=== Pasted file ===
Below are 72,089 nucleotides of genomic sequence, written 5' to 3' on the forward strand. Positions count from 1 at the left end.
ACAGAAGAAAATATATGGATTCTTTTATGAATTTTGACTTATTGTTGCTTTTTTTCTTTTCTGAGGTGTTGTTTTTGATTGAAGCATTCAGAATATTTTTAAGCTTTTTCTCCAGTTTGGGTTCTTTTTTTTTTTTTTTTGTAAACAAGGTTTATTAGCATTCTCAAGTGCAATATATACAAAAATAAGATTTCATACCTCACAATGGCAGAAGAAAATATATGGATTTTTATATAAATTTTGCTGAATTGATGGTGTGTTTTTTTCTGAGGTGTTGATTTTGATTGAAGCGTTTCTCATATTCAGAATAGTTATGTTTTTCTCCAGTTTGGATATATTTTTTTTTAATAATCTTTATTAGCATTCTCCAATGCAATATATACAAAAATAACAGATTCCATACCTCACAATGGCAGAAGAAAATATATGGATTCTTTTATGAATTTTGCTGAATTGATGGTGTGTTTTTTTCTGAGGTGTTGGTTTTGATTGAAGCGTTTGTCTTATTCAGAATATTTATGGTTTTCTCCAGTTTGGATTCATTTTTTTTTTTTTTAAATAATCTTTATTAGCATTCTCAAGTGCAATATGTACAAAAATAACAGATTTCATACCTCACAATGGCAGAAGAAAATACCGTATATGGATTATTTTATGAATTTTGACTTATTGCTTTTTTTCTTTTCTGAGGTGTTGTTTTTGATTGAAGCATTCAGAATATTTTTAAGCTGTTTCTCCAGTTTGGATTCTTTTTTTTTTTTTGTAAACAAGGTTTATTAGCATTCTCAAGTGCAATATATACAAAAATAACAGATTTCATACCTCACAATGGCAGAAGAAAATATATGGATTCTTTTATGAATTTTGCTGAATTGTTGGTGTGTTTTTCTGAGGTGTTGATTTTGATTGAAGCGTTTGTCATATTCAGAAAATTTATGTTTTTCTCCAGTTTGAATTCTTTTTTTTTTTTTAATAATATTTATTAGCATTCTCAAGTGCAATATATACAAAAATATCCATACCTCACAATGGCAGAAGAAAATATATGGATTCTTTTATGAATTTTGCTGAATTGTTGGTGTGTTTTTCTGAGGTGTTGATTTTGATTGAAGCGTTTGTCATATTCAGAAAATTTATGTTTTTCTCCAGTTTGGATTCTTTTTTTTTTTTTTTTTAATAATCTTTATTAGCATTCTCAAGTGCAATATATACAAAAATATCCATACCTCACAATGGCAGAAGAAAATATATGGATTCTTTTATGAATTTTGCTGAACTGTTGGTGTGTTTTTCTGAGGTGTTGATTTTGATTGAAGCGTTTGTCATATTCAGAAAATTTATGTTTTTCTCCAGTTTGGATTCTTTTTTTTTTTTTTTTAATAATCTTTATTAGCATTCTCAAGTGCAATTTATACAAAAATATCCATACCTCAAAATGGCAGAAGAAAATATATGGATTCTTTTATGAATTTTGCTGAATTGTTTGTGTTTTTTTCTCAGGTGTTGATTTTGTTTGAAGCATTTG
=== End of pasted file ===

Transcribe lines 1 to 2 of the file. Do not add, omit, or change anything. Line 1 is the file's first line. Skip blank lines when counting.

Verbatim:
Below are 72,089 nucleotides of genomic sequence, written 5' to 3' on the forward strand. Positions count from 1 at the left end.
ACAGAAGAAAATATATGGATTCTTTTATGAATTTTGACTTATTGTTGCTTTTTTTCTTTTCTGAGGTGTTGTTTTTGATTGAAGCATTCAGAATATTTTTAAGCTTTTTCTCCAGTTTGGGTTCTTTTTTTTTTTTTTTTGTAAACAAGGTTTATTAGCATTCTCAAGTGCAATATATACAAAAATAAGATTTCATACCTCACAATGGCAGAAGAAAATATATGGATTTTTATATAAATTTTGCTGAATTGATGGTGTGTTTTTTTCTGAGGTGTTGATTTTGATTGAAGCGTTTCTCATATTCAGAATAGTTATGTTTTTCTCCAGTTTGGATATATTTTTTTTTAATAATCTTTATTAGCATTCTCCAATGCAATATATACAAAAATAACAGATTCCATACCTCACAATGGCAGAAGAAAATATATGGATTCTTTTATGAATTTTGCTGAATTGATGGTGTGTTTTTTTCTGAGGTGTTGGTTTTGATTGAAGCGTTTGTCTTATTCAGAATATTTATGGTTTTCTCCAGTTTGGATTCATTTTTTTTTTTTTTAAATAATCTTTATTAGCATTCTCAAGTGCAATATGTACAAAAATAACAGATTTCATACCTCACAATGGCAGAAGAAAATACCGTATATGGATTATTTTATGAATTTTGACTTATTGCTTTTTTTCTTTTCTGAGGTGTTGTTTTTGATTGAAGCATTCAGAATATTTTTAAGCTGTTTCTCCAGTTTGGATTCTTTTTTTTTTTTTGTAAACAAGGTTTATTAGCATTCTCAAGTGCAATATATACAAAAATAACAGATTTCATACCTCACAATGGCAGAAGAAAATATATGGATTCTTTTATGAATTTTGCTGAATTGTTGGTGTGTTTTTCTGAGGTGTTGATTTTGATTGAAGCGTTTGTCATATTCAGAAAATTTATGTTTTTCTCCAGTTTGAATTCTTTTTTTTTTTTTAATAATATTTATTAGCATTCTCAAGTGCAATATATACAAAAATATCCATACCTCACAATGGCAGAAGAAAATATATGGATTCTTTTATGAATTTTGCTGAATTGTTGGTGTGTTTTTCTGAGGTGTTGATTTTGATTGAAGCGTTTGTCATATTCAGAAAATTTATGTTTTTCTCCAGTTTGGATTCTTTTTTTTTTTTTTTTTAATAATCTTTATTAGCATTCTCAAGTGCAATATATACAAAAATATCCATACCTCACAATGGCAGAAGAAAATATATGGATTCTTTTATGAATTTTGCTGAACTGTTGGTGTGTTTTTCTGAGGTGTTGATTTTGATTGAAGCGTTTGTCATATTCAGAAAATTTATGTTTTTCTCCAGTTTGGATTCTTTTTTTTTTTTTTTTAATAATCTTTATTAGCATTCTCAAGTGCAATTTATACAAAAATATCCATACCTCAAAATGGCAGAAGAAAATATATGGATTCTTTTATGAATTTTGCTGAATTGTTTGTGTTTTTTTCTCAGGTGTTGATTTTGTTTGAAGCATTTG